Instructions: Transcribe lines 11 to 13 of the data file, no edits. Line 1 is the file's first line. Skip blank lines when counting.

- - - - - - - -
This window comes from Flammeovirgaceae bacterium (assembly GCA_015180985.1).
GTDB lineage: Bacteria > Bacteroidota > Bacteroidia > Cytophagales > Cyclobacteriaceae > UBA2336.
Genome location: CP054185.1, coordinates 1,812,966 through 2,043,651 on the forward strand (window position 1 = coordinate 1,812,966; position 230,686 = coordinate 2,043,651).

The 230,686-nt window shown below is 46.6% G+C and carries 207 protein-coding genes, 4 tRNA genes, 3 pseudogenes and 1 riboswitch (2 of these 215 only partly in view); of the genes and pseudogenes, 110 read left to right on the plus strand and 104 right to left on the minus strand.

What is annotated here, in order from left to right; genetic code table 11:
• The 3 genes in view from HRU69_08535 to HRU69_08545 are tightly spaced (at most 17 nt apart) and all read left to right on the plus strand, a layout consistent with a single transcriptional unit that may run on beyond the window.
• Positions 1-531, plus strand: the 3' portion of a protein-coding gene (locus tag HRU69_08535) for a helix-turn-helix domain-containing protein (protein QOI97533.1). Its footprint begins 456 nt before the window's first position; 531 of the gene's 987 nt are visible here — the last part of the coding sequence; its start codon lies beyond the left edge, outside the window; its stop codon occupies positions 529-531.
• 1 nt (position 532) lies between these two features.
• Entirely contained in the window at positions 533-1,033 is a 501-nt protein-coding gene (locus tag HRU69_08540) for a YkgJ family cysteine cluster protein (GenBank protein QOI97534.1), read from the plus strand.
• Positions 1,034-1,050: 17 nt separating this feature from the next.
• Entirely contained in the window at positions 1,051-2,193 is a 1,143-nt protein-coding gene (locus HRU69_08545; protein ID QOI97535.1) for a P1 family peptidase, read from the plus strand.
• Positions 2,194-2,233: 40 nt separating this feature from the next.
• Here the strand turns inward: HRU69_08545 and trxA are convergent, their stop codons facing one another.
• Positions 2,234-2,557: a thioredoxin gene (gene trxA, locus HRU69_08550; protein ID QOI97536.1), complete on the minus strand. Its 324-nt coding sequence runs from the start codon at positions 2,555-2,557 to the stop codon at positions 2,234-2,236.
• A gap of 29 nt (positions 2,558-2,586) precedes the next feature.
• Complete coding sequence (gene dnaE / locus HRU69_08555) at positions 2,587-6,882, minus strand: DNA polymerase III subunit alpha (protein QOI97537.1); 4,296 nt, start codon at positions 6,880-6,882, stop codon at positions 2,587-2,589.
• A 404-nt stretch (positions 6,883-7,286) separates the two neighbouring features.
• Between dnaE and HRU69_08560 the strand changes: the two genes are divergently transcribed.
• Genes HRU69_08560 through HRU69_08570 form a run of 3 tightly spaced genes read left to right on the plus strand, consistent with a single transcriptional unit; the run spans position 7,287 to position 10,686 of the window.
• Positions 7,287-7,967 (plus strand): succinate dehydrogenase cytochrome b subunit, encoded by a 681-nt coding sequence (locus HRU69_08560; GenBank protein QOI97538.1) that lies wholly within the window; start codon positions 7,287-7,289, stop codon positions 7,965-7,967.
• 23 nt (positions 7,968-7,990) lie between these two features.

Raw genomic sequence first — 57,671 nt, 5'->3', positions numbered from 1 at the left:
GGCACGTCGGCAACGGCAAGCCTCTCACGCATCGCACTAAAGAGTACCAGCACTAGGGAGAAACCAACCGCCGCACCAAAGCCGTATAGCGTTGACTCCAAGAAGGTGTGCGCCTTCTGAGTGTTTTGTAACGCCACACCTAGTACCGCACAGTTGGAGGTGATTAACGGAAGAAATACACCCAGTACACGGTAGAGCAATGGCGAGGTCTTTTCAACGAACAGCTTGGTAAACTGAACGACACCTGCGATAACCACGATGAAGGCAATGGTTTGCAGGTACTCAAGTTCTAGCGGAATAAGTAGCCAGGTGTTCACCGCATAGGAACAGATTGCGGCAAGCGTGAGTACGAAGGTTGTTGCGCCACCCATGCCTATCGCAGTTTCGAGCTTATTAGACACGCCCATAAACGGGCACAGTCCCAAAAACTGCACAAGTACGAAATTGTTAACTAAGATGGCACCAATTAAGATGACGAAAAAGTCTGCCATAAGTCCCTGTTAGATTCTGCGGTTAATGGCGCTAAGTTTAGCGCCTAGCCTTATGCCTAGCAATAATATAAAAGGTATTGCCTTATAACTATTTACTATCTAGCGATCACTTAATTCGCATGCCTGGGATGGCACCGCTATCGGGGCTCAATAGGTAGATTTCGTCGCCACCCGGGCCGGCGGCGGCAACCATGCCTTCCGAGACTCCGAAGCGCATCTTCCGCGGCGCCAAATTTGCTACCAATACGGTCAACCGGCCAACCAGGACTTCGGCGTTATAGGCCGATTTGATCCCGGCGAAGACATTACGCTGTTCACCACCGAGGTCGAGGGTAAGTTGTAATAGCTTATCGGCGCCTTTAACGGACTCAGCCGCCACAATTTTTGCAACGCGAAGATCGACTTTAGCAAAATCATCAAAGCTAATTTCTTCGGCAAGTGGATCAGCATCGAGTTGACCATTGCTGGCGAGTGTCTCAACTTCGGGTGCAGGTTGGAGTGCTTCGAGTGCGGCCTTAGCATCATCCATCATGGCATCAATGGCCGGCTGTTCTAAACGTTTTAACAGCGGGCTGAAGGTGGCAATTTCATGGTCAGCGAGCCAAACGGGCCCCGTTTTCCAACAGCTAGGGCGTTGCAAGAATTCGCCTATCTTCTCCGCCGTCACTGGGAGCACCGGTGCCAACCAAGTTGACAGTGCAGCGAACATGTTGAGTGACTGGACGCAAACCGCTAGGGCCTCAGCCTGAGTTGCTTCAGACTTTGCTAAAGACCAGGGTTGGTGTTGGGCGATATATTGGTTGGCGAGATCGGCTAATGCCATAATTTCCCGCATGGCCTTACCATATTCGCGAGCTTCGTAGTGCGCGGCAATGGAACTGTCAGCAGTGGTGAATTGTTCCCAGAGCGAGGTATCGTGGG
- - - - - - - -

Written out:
• Entirely contained in the window at positions 1,051-2,193 is a 1,143-nt protein-coding gene (locus HRU69_08545; protein ID QOI97535.1) for a P1 family peptidase, read from the plus strand.
• Positions 2,194-2,233: 40 nt separating this feature from the next.
• Here the strand turns inward: HRU69_08545 and trxA are convergent, their stop codons facing one another.